A new film, The Dig, starring Ralph Fiennes, is coming out on January 15, telling the story of the finding of the Sutton Hoo ship in 1939. But who's buried there, asks David Horspool
Do you remember the game Humiliation?
In David Lodge’s novel Changing Places (1975), English academics outdo each other by revealing books they haven’t read and really should have. The winner hasn’t read Hamlet.
My entry for a historians’ equivalent would be the admission that I have never been to Sutton Hoo.
I had been hoping this month to make a long-overdue trip to Suffolk to see the barrows where the greatest archaeological discoveries of Anglo-Saxon artefacts ever made in the UK were dug up 80 years ago.
The National Trust owns the house and grounds that once belonged to Edith May Pretty, and they have given it a makeover. I was looking forward to seeing the results, including a 55-foot wooden viewing tower, of which there is a photo in the latest edition of the members’ magazine. In fact, the picture is a mock-up, and the Trust hopes to have the real tower finished by the end of the year – so perhaps it’s lucky that I haven’t made it there yet. I’ll see the real thing before I give a verdict.
My non-journey did make me wonder, however, how important it is for historians to walk the course. I’ve been interested in Sutton Hoo for a long time and, as well as reading quite a lot about it, I feel as if I have seen its most important features. Thanks to Edith Pretty, they’re nearly all in the British Museum.
She donated them, despite a coroner’s court’s finding that the discoveries were not ‘treasure trove’, because the people who buried them had no intention of going back for them. That meant that, rather than belonging to the Crown, they belonged to Mrs Pretty. She seems to have decided to give them to the nation almost immediately, and, after spending the war hidden away at Aldwych underground station, they were put on display at the Museum, where they have been ever since.
In the Museum’s Room 41, you can see the remains of a king (probably), the famous helmet (pictured) modelled on a Roman parade helm, the shield and the mysterious, ornamented whetstone, carved with the faces of unknown ancestors (maybe) and topped with a delicately antlered, copper-alloy stag.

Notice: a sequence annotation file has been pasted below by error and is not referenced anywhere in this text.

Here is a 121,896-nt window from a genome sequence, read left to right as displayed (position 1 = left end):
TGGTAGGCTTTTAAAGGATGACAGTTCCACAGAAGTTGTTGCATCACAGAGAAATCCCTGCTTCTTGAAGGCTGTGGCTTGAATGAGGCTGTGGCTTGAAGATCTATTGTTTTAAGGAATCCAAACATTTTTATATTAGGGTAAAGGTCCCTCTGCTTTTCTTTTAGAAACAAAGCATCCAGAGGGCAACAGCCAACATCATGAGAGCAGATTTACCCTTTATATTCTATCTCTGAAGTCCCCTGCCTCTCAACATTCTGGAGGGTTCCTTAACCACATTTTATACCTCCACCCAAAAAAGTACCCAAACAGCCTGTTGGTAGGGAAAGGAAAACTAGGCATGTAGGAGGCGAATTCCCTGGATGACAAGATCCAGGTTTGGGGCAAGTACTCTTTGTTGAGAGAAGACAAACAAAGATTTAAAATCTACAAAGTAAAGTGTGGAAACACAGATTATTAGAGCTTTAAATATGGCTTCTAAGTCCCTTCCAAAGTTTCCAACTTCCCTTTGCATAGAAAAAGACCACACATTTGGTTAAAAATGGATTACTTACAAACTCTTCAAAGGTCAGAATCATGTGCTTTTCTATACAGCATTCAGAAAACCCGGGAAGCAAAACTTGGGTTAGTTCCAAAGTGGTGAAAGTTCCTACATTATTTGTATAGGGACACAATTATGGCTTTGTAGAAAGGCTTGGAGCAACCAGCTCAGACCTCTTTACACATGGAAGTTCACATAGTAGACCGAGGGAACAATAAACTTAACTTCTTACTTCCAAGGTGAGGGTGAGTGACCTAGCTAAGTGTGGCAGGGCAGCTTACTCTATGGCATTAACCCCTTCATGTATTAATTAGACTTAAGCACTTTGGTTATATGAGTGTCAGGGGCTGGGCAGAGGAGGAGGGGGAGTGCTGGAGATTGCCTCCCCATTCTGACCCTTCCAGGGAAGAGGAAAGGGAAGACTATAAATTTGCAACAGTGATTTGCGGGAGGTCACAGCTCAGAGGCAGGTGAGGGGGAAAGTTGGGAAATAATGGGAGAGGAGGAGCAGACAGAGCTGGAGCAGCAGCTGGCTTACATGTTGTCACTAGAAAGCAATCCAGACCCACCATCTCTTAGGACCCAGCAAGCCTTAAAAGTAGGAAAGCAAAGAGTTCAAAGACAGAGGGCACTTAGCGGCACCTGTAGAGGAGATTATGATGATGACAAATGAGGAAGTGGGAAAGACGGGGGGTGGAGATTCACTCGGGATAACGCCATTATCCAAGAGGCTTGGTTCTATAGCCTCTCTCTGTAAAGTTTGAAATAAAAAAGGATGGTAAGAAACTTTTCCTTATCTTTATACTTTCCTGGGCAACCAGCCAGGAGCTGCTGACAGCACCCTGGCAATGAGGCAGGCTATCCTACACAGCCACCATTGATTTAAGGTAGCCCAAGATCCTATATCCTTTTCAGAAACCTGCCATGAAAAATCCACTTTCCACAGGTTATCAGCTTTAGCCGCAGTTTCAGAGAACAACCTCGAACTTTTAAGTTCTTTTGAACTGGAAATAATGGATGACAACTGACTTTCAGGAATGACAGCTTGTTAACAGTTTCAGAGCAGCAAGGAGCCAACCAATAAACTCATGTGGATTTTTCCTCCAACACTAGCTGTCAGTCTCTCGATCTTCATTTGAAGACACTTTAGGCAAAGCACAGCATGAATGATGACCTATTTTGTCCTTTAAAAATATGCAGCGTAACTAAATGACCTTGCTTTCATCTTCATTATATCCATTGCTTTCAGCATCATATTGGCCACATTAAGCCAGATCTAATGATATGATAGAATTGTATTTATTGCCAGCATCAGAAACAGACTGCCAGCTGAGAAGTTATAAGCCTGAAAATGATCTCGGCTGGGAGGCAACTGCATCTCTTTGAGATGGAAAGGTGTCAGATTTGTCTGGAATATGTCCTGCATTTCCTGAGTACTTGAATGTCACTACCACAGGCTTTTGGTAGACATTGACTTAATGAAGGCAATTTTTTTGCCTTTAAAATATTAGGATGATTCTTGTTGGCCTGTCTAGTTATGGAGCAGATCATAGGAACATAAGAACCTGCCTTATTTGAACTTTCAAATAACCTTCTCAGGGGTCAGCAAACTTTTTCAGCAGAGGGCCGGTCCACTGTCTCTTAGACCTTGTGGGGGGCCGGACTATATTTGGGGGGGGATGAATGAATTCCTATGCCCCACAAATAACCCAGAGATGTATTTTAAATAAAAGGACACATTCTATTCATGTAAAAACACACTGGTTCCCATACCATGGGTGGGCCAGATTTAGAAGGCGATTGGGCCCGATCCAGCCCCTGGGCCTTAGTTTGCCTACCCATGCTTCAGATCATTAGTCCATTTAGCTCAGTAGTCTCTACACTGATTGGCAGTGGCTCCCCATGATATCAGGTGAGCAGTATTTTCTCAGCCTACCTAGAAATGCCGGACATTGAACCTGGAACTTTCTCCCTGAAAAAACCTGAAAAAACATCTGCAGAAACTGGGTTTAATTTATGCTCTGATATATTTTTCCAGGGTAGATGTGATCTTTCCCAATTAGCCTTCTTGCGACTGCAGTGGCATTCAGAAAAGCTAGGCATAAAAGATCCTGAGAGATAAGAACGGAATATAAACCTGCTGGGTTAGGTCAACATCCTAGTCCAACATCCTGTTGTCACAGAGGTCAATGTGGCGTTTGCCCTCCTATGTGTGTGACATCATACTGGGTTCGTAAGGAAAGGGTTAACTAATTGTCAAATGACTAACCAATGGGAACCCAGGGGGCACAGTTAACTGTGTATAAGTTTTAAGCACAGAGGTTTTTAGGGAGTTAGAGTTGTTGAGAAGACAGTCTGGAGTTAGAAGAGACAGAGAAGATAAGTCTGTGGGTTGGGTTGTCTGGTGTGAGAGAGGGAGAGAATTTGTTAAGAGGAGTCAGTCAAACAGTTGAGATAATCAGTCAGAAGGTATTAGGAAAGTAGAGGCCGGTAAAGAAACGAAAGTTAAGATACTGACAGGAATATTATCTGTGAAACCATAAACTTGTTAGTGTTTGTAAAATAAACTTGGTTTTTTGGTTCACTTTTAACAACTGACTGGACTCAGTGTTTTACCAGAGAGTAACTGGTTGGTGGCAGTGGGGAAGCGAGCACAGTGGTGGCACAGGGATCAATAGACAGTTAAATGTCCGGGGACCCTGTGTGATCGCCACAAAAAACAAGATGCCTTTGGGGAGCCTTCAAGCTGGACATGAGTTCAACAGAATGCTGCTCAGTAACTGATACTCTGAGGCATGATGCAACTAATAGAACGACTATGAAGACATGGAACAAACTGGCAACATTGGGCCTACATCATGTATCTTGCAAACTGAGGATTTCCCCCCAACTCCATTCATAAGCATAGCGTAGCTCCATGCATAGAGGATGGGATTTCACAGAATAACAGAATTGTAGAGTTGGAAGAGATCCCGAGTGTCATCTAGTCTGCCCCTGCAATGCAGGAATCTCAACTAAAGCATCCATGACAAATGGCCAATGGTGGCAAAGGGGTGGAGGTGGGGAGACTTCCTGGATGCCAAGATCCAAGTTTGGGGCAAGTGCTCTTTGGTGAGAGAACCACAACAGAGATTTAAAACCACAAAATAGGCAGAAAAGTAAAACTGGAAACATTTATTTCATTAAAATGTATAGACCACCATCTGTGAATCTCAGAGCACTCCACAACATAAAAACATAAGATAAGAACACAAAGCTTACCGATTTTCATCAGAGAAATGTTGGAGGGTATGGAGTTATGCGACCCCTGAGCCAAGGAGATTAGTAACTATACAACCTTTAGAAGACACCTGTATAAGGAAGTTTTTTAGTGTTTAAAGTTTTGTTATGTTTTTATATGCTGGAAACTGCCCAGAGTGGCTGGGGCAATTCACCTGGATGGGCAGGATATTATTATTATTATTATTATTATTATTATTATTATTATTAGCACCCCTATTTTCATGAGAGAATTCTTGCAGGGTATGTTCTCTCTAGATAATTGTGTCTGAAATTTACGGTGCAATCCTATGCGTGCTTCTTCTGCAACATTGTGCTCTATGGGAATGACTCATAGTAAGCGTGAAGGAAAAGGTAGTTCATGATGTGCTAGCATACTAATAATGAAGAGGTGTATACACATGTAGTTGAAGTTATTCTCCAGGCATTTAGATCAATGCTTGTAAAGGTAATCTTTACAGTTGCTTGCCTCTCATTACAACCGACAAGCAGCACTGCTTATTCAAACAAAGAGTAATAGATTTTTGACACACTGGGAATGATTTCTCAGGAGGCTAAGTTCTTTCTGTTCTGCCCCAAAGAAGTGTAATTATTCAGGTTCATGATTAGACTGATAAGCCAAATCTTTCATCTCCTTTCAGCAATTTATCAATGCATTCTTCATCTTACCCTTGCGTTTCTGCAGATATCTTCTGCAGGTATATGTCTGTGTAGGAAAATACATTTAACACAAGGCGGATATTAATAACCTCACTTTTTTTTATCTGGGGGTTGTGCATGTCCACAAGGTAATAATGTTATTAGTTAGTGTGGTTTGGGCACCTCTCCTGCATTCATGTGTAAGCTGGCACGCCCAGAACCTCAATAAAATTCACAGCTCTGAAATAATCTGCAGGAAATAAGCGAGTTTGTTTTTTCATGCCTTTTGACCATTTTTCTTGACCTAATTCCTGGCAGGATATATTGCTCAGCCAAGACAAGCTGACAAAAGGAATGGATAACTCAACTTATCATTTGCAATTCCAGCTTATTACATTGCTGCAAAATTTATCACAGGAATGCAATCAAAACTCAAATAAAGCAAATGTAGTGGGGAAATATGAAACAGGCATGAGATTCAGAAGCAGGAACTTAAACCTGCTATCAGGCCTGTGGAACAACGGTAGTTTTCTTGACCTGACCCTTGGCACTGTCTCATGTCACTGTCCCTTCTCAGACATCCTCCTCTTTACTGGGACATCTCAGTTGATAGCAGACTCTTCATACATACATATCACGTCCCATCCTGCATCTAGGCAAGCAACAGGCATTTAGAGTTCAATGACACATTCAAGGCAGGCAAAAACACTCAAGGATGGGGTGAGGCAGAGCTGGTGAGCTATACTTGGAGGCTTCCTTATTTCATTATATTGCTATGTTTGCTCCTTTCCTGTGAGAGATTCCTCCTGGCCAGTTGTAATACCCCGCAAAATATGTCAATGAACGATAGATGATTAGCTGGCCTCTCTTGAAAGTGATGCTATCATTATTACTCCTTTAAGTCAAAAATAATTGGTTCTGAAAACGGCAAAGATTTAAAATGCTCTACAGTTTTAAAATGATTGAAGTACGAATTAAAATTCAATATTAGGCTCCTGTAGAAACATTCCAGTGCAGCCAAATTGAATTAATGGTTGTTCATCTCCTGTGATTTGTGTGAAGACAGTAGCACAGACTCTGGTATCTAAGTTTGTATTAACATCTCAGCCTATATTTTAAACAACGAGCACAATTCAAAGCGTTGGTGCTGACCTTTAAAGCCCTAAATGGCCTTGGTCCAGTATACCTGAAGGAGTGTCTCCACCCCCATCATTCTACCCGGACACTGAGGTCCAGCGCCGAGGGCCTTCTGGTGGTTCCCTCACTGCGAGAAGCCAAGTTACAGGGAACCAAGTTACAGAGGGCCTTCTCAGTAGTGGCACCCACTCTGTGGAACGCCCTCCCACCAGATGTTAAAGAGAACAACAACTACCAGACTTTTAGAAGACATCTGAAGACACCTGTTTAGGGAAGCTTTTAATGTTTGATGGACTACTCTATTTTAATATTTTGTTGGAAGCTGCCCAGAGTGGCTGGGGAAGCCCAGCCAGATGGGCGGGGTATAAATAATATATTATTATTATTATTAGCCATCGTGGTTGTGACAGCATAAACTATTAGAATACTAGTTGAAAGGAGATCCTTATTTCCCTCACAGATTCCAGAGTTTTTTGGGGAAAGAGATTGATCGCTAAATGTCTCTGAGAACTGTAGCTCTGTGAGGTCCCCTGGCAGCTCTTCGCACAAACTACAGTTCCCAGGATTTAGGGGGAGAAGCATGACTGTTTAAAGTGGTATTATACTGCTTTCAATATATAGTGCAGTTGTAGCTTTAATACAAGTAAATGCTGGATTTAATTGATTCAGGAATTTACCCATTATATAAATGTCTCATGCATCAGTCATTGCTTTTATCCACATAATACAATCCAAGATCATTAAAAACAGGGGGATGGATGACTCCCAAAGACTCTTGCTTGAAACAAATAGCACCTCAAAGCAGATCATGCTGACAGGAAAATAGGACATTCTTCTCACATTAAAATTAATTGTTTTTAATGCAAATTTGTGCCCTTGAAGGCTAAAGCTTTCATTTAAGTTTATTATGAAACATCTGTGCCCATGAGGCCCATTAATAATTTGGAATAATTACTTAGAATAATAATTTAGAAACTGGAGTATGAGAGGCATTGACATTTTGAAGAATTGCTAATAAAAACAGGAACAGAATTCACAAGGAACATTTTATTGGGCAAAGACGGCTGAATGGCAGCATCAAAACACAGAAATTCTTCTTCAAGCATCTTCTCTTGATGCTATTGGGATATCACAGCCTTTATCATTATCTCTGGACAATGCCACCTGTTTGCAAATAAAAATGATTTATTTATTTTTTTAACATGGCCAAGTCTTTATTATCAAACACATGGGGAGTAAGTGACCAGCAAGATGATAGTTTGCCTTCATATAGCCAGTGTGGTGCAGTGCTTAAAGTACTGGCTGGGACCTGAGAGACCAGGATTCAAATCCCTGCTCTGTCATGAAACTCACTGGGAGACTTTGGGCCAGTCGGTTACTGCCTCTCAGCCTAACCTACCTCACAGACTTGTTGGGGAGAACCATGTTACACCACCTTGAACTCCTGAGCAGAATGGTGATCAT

Here too are the extraordinarily detailed clasps, buckle and lid, the product of almost unimaginably high standards of workmanship.
All these objects, and their arrangement in a great beached ship, convinced archaeologists that Sutton Hoo was the burial place of a seventh-century king, the most probable candidate being Raedwald of East Anglia, mentioned by Bede and the Anglo-Saxon Chronicle.
At the heart of this famous burial is an enigma, because no trace of a body has ever been found. It is possible that all vestiges of a human burial have disappeared naturally in the acidic soil over the centuries. That said, the rest of the site contains pretty grisly evidence – shadows in the soil known as ‘sandmen’ – of human remains and an execution site; even, perhaps, a sacrificial one (anthropologists will tell you there isn’t much of a difference anyway).
On the other hand, perhaps the ship burial at Sutton Hoo is a literal cenotaph, an empty tomb. Archaeological opinion has recently leaned away from that interpretation; there’s no way to be sure.
Treasure, mystery and a patchwork historical narrative to place the evidence alongside: could I really expect to gain any more from visiting the site overlooking the River Deben where these rituals were observed so long ago?
If I expected to make any brilliant historical breakthrough as a result, of course the answer is no. Sifting through the evidence already available is far more likely to do that, and in the case of Sutton Hoo even the best minds have been engaged in what one eminent Anglo-Saxonist called the ‘creation of new uncertainties’.
But there is an intangible benefit of walking in our forebears’ footsteps. It reminds us that these people lived and died in a place to which they were intimately connected. They are not their stuff, polished, pieced together and put in glass cases, however magnificent that stuff is.
Museums and organisations like the National Trust and English Heritage exist to preserve the relics of the past. But when that past is presented in situ, and especially if it’s done intelligently, not too obtrusively, it does something more.
It reminds us of, in the words of the great historian G M Trevelyan, the ‘quasi-miraculous fact that once on this earth, once, on this familiar spot of ground, walked other men and women, as actual as we are today, thinking their own thoughts, swayed by their own passions, but now all gone, one generation vanishing into another, gone as utterly as we ourselves shall shortly be gone, like ghosts at cockcrow’.
That is why I must go to Sutton Hoo.